For those who follow account moves with the obsessive interest of a
Campaign journalist, Barclays' recent creative and media account
switches could score high on the outrageometer.
But first, a look at the banking group's recent PR record. An outside
chief executive who resigned on his first day on doctor's orders, a
retail chief executive who appeared to condone general bank profiteering
by proposing charges for non-customers using its cash machines, an
unpopular branch closure programme making a mockery of the expensive
"big bank" ad campaign and revealed on the same day as details of the
chairman's £1.4 million salary...suddenly these agency switches
look rather less important.
Anyway, our tale begins with the £15 million media pitch,
originally scheduled to take place at the end of 2000 but postponed to
February this year to allow Barclays, a client with one of the more
complex internal marketing structures on the planet, more time for
The pitchlist was initially restricted to the banking group's roster
agencies, with MediaVest defending its account against Optimedia and
Starcom was invited on to the list later after a request from its parent
company, Starcom MediaVest Group, that both its agencies be allowed to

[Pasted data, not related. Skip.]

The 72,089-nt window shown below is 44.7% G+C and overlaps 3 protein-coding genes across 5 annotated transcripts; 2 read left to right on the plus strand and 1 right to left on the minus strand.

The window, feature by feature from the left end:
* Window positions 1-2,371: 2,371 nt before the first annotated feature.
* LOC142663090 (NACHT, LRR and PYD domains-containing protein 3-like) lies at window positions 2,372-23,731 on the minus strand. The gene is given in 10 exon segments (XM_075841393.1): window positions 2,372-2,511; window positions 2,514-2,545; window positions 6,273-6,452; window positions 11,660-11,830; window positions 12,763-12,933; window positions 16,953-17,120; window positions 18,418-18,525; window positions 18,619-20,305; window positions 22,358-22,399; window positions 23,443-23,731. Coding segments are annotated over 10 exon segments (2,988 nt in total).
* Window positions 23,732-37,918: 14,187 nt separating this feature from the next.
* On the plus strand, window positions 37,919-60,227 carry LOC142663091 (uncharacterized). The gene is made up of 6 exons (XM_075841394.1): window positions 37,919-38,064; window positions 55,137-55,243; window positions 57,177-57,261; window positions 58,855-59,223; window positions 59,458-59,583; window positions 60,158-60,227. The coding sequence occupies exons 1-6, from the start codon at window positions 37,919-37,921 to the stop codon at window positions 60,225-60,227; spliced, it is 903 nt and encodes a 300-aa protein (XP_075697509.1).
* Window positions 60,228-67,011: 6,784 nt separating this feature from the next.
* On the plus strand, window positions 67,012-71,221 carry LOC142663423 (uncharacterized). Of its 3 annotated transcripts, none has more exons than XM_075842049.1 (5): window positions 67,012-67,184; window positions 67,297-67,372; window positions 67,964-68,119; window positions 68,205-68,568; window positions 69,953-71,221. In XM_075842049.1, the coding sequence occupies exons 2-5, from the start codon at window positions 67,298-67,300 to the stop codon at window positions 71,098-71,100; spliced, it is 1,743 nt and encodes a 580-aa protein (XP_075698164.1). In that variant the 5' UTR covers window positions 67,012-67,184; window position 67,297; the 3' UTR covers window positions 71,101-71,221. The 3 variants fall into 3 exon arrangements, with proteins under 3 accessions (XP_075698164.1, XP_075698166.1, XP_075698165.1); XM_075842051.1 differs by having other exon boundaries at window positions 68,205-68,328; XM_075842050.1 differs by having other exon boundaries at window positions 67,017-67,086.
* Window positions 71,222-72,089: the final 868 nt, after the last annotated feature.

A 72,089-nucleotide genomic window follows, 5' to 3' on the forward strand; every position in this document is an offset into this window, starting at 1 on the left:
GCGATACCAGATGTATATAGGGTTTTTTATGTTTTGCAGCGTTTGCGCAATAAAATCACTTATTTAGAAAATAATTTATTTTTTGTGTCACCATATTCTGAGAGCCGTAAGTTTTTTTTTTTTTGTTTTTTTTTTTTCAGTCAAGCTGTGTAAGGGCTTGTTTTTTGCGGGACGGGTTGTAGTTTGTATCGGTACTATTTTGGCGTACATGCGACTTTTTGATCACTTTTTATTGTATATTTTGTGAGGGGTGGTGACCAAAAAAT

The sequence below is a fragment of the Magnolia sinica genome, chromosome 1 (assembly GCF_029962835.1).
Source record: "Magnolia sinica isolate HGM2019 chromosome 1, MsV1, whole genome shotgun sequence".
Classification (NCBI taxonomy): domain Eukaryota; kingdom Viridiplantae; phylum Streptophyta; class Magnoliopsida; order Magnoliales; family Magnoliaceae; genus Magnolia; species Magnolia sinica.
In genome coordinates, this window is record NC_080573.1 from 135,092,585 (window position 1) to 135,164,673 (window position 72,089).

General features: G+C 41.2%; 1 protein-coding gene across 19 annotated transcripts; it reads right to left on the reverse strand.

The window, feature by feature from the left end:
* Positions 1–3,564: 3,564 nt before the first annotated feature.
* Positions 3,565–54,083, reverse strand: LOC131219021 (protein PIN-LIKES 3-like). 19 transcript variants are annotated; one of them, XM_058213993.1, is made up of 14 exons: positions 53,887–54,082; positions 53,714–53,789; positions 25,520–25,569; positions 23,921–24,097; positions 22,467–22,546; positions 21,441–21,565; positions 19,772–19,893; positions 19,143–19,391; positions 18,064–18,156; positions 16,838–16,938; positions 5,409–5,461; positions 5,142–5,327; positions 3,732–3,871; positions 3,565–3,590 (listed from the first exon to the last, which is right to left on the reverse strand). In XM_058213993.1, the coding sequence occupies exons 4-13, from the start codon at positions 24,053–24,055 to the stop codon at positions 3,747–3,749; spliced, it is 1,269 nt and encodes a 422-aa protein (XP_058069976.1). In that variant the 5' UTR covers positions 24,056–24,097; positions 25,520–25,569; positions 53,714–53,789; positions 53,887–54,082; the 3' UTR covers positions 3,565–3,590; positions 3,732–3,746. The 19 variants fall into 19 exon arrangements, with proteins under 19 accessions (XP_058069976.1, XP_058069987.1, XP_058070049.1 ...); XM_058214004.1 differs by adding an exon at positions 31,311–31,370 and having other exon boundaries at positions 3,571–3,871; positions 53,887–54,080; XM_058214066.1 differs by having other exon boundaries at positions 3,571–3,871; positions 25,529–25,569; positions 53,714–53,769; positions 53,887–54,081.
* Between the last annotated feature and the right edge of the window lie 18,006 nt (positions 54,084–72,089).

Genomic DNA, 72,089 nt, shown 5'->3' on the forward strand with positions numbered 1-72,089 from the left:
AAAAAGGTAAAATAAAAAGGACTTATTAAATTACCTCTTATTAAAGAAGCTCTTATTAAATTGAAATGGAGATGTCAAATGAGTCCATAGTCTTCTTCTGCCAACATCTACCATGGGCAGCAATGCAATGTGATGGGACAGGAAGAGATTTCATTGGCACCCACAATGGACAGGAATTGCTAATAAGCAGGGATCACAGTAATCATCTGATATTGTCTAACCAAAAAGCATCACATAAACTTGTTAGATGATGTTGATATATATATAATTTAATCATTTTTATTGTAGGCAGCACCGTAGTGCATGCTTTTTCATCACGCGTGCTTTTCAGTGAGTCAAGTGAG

compete. Starcom won, and its appointment was one of the first decisions
made by Barclays' group marketing director, Simon Gulliford, who joined
Barclays in May this year from Emap, where he had worked with
There then followed last week's creative review - or, more accurately,
last week's transfer without a pitch - out of Leagas Delaney, the
creator of the "big" campaign, and into Bartle Bogle Hegarty, which had
also impressed Gulliford during his stint at Emap. Interesting, isn't
it, that such a high-profile advertising campaign can be dismissed out
of hand? It may have lacked something in warmth but it reportedly
performed well in differentiating Barclays from its many competitors, a
rare feat in financial services advertising. Interesting too that the
"big" theme will probably be retained.
You could argue lots of things here. You could argue that a new client
had come in and appointed his old muckers - twice.
You could also argue that said client emerges from this messy saga with
some credit; to move the creative account without a pitch when the
intention was to move all along at least avoided the charade of putting
Leagas Delaney through a pointless repitch.
But the most important thing to emerge is that this underlines three of
the fundamental truths about the advertising business. New client
syndrome is an inordinately common reason to review; nothing works like
an old contact when new business is at stake; reviewing advertising and
media accounts is an essential rite of passage for would-be marketing
heroes, and that's all there is to it.